City of Edmonds moves summer camps indoors as air quality worsens

From photographer Bill Anderson, smoke over Edmonds Sunday night.

In response to air pollution caused by wildfire smoke, the City of Edmonds said it has postponed its staff softball game and moved most of its summer camps indoors.

The city said it is also warning community members to take precautions, such as avoiding outdoor activities if possible.

As a result of the unhealthy air, the city says that Dale Turner YMCA, which operates Yost Pool under a city contract, warned of possible pool closures late Monday and during the day Tuesday.

“All City of Edmonds summer camps have been moved indoors except Skyhawks Football Camp, which continues outdoors on a reduced level of exertion,” a city announcement said. The Skyhawks camp will re-evaluate conditions on Tuesday and if necessary move into the gym at the Frances Anderson Center, the announcement said.

Edmonds School District spokeswoman Tina Marohn said that so far, no fall high school sports practices have been cancelled as a result of the smoke, but coaches have the discretion to move them indoors if necessary.

The Puget Sound Clean Air Agency and the local health jurisdictions of King, Kitsap, Pierce, and Snohomish counties on Monday issued a new air quality alert, noting that air pollution levels are expected to be unhealthy for everyone Monday.

“Air pollution levels will rise and fall, so we encourage you check the Puget Sound Clean Air Agency air quality map to see the latest air quality nearest you, the agency said.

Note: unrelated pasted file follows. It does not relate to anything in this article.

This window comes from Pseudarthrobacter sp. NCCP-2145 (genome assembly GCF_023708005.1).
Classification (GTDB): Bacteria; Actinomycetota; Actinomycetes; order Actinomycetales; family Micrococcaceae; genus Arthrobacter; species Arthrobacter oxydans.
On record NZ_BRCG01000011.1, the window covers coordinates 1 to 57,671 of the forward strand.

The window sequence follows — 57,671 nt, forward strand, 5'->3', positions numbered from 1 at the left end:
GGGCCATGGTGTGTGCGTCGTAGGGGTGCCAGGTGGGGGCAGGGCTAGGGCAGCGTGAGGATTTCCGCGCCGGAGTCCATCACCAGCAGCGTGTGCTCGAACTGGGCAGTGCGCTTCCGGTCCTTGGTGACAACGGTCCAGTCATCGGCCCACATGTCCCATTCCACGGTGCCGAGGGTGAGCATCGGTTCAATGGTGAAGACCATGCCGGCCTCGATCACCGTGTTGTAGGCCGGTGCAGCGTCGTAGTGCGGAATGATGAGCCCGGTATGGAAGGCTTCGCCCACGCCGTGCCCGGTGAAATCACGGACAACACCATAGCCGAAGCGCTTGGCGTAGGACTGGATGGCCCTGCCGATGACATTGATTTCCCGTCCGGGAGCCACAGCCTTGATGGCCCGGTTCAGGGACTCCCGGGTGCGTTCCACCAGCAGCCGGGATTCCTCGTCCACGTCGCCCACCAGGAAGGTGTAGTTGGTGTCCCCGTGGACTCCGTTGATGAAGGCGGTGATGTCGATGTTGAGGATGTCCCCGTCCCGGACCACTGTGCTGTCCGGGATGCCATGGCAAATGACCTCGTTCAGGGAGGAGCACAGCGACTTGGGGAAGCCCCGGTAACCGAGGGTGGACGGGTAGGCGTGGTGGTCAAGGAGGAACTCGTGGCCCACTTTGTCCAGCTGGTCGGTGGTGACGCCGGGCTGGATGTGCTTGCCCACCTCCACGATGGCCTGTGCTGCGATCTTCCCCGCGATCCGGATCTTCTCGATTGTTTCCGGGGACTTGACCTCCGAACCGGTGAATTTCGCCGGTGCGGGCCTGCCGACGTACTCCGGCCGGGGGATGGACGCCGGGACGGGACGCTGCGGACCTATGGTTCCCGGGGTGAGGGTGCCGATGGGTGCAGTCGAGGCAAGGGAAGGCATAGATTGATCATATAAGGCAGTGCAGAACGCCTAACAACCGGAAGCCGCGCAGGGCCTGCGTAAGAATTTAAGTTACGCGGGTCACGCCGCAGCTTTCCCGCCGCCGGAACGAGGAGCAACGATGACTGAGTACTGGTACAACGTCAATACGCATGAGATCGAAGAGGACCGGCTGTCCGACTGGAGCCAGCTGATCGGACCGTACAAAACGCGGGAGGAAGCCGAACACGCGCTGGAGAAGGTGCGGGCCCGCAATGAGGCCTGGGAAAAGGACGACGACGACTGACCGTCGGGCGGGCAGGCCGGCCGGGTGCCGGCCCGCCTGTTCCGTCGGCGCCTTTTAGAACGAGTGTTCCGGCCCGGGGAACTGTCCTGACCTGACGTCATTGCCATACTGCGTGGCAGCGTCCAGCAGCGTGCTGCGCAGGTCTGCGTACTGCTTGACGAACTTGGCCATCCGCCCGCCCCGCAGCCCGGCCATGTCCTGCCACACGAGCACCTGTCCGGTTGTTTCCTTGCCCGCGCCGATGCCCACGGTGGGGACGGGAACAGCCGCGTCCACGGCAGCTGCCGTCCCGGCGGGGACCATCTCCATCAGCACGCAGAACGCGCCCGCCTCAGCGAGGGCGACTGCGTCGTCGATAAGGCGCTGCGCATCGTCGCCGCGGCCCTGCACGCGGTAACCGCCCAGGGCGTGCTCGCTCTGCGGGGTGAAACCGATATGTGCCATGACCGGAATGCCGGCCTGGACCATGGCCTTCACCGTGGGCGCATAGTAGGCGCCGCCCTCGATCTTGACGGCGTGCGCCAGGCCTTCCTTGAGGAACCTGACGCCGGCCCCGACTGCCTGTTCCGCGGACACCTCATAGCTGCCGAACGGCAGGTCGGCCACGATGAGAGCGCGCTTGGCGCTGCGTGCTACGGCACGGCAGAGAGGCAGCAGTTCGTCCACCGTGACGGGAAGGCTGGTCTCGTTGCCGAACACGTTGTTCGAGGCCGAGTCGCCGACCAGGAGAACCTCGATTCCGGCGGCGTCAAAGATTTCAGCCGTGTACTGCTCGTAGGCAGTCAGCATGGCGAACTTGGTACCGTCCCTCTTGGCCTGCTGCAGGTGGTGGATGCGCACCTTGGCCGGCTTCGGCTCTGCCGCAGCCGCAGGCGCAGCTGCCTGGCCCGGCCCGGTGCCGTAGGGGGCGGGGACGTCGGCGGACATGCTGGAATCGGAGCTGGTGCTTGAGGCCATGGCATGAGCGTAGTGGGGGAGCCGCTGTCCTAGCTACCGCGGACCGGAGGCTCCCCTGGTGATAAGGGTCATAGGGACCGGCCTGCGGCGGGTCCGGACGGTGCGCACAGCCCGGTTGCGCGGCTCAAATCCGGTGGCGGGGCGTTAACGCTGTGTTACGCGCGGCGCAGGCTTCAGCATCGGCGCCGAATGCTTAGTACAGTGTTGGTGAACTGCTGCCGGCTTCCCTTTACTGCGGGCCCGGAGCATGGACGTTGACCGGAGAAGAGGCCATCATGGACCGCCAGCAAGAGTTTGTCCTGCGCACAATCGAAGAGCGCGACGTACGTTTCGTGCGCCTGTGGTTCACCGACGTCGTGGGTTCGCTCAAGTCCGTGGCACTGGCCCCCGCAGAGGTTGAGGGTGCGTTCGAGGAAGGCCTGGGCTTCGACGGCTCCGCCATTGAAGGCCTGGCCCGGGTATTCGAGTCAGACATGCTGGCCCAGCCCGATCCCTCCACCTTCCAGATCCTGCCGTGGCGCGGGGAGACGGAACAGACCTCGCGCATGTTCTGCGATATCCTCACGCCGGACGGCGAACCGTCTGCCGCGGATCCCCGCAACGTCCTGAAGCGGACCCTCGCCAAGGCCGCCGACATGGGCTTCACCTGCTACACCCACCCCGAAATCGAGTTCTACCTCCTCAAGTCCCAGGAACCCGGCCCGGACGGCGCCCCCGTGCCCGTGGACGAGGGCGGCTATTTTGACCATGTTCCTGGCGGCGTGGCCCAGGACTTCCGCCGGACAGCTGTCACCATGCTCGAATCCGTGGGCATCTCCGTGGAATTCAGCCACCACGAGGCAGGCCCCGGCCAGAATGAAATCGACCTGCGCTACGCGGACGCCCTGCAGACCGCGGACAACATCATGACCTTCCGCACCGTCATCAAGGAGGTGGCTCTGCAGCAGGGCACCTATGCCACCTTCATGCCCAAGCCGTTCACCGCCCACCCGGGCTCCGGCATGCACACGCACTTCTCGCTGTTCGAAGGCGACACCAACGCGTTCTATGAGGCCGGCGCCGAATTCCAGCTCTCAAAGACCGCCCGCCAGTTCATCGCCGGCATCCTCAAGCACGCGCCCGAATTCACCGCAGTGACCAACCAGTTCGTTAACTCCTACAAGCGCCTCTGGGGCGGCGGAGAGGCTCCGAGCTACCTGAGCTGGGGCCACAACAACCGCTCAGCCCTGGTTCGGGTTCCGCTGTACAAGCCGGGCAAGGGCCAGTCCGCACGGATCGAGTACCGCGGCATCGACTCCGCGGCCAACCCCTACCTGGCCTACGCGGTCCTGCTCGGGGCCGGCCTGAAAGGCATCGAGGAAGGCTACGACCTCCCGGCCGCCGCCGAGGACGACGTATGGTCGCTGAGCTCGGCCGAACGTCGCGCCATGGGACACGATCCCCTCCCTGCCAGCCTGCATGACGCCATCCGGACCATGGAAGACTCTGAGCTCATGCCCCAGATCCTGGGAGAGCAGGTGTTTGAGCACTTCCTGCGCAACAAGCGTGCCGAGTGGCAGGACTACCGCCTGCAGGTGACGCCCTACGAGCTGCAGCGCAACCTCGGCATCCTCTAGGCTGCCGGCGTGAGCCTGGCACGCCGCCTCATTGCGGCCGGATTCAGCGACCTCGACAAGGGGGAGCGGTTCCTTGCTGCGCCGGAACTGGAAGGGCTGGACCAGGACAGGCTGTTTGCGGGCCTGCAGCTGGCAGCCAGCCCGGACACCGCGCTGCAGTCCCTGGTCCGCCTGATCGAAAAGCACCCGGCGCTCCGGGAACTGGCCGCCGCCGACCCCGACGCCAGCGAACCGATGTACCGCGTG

Wildfire smoke can cause a range of health problems, including:

  • Trouble breathing
  • Coughing
  • Stinging eyes
  • Irritated sinuses
  • Headaches
  • Asthma attack
  • Chest pain
  • Fast heartbeat

Everyone should take precautions, especially children, older adults, and people that are pregnant, have heart or lung issues (asthma, chronic obstructive pulmonary disease COPD), or that have had a stroke:

  • Stay indoors when possible.
  • Limit your physical activity outdoors, such as running, bicycling, physical labor, and sports.
  • Close windows in your home, if possible, and keep the indoor air clean. If you have an air conditioner, use the “recirculation” switch. Use an indoor air filter if available.
  • If you do not have an air conditioner, consider finding a public place with clean, air-conditioned indoor air like a public library or a community center.
  • Avoid driving when possible. If you must drive, keep the windows closed. If you use the car’s fan or air conditioning, make sure the system recirculates air from inside the car; don’t pull air from outside.
  • Schools, camps, sports teams, and daycare providers should consider postponing outdoor activities or moving them indoors.
  • N95 or N100 rated masks can help protect some people from air pollution. These masks are usually available at hardware and home repair stores. Please check with your doctor to see if this appropriate for you. More information here.
  • For more information on ways to reduce your exposure, see the Washington Department of Health’s Smoke From Fire tips.


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